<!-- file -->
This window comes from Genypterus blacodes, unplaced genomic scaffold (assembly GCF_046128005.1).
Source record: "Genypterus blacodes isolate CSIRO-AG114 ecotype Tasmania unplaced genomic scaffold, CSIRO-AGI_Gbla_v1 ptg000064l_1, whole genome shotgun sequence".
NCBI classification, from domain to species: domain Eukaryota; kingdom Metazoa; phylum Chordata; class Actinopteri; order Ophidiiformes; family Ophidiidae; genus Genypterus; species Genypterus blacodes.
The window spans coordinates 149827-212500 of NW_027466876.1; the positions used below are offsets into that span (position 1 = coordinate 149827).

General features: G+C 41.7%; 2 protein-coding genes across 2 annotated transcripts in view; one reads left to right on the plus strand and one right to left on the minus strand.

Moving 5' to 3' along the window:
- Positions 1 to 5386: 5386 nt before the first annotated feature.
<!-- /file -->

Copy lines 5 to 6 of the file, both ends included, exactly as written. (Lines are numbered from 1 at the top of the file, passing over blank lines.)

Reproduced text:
General features: G+C 41.7%; 2 protein-coding genes across 2 annotated transcripts in view; one reads left to right on the plus strand and one right to left on the minus strand.

Moving 5' to 3' along the window: